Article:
The walk-in climate chamber can be used as a research or testing environment to investigate hygrothermal behaviour in complex structures and building connections. It consists of two rooms which are independently air-conditioned, and allows to test building and installation components (e.g. HVAC) and other assemblies, under different environmental conditions.
The climate chamber is divided into three parts:
A. a fixed part in which “outdoor conditions” can be simulated:
-20 until +65°C with adjustable relative humidity above 10°C;
B. a mobile part in which “indoor conditions” can be simulated:
+10 until +40°C and 20 to 90% relative humidity;
C. a movable intermediate part in which the test panel of ca. 1m70 by 1m70 can be built up.
The fixed and mobile part are independently air-conditioned. The movable intermediate part holds the building component under investigation, or is left open to generate a larger test room.
When a test panel is placed, the heat transport through the building component (e.g. window assembly) may then be measured, as well as the temperature gradient, local humidity level and air tightness.
A wide range of sensors (air and surface temperature, relative humidity, air velocity, heat flux and air pressure difference) is available for monitoring during test phase.
The test conditions in the climate chamber can be controlled via dynamic profiles in dedicated lab software, for example using weather data from the Belgian climate as input. An example of such input and the achieved conditions, is given in the graphic.
Partners we search for
The walk-in climate chamber allows companies to optimize the design of their products (installations and/or components) during the development phase under a wide range of environmental conditions. These products can consist of building components (such as heat losses through multi-layered wall components) or installation components (such as heat pump efficiency tests).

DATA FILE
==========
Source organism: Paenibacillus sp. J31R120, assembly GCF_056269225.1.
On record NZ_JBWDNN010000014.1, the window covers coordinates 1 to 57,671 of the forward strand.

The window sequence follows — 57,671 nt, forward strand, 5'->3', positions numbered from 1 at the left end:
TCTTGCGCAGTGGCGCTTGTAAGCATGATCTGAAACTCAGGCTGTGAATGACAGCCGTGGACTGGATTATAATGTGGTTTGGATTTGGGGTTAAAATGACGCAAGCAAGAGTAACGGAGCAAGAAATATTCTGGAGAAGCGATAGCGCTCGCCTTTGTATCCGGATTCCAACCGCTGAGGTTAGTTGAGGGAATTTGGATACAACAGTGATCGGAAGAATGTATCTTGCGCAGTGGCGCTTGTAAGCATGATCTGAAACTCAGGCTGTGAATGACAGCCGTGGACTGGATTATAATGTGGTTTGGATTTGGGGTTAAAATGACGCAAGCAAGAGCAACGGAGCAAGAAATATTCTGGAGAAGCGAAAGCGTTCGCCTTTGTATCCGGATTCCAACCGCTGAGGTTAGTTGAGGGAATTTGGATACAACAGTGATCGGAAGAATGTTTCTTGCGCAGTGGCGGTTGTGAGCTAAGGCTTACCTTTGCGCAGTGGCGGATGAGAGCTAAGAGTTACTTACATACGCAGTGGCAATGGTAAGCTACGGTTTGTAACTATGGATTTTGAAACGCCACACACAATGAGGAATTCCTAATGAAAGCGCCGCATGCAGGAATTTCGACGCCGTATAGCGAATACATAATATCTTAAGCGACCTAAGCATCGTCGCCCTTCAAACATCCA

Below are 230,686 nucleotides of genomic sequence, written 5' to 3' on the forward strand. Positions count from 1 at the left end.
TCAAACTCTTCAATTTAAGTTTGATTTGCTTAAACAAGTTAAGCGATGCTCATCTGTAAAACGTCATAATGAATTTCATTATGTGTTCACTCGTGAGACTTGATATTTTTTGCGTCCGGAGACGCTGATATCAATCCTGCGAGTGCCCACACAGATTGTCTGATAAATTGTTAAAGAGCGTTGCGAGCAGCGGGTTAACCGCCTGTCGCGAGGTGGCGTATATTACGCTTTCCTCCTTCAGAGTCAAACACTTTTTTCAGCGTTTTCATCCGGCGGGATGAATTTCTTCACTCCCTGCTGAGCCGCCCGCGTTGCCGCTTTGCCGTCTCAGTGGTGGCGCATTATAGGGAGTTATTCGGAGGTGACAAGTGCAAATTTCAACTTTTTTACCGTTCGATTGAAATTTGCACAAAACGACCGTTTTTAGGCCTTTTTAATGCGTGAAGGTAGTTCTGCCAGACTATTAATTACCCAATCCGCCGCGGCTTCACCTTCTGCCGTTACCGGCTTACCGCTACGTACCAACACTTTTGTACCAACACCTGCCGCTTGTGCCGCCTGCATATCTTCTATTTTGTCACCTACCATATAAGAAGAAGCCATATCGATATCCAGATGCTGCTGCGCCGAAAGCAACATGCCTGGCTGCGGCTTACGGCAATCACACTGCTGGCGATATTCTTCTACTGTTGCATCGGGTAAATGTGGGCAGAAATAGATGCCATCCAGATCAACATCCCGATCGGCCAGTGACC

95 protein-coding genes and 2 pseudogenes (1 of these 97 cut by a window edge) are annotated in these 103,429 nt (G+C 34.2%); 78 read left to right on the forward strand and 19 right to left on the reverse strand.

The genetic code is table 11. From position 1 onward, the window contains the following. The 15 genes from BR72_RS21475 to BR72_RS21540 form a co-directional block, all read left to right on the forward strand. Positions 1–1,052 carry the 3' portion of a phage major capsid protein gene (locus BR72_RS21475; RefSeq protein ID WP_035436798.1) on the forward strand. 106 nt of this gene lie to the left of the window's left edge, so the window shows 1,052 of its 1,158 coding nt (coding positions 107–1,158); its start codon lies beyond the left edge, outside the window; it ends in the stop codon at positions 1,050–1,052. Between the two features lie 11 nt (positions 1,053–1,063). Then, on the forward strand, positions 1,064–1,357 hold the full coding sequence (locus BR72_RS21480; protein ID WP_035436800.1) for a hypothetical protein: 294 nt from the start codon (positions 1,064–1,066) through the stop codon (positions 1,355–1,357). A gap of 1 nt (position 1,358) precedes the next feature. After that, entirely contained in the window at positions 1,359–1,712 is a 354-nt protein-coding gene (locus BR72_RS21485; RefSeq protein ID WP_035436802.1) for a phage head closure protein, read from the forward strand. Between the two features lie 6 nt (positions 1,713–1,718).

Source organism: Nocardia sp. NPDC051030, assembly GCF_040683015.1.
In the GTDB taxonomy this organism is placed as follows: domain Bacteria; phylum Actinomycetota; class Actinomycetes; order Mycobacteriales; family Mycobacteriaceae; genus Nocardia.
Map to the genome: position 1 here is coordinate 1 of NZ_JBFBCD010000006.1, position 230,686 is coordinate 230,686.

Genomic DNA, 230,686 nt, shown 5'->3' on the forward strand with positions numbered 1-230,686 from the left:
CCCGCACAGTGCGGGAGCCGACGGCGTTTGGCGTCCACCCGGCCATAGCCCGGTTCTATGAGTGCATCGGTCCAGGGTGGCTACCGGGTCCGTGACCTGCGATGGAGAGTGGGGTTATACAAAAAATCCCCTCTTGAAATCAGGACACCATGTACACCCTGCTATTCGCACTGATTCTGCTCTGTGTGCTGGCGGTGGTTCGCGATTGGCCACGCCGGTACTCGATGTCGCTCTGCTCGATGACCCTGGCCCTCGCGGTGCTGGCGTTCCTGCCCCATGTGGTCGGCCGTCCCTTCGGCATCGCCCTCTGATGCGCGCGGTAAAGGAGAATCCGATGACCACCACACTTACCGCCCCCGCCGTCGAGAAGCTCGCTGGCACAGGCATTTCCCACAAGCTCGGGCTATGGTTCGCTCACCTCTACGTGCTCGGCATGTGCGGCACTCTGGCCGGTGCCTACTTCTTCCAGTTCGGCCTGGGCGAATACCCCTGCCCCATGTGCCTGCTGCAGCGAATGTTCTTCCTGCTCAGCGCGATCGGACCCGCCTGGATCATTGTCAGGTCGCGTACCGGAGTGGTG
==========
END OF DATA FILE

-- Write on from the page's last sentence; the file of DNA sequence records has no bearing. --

Product design as well as performance assessment aiming at improving your product’s technical performance (e.g. airtightness of window to wall connection) can be performed. The climate chamber also allows to verify measurement protocols (e.g. building infrared thermography) under extreme climatic conditions.
About the researchers
The research group Energy and Materials in Infrastructure and Buildings (EMIB) focuses on research in the field of infrastructure, buildings and heat applications wherein quality, durability and energy are integrated aspects. EMIB is a complementary team of researchers within the field of applied sciences: built environment and electro-mechanics. Within EMIB, the research domain Buildings and Installations: Retrofit and Design (BiRD) is the main user of the walk-in environmental chamber. BiRD focuses on the (re-)design and performance assessments to obtain a sustainable built environment, by applying an integral approach in both design and retrofitting of buildings and design and control of comfort systems and installations.
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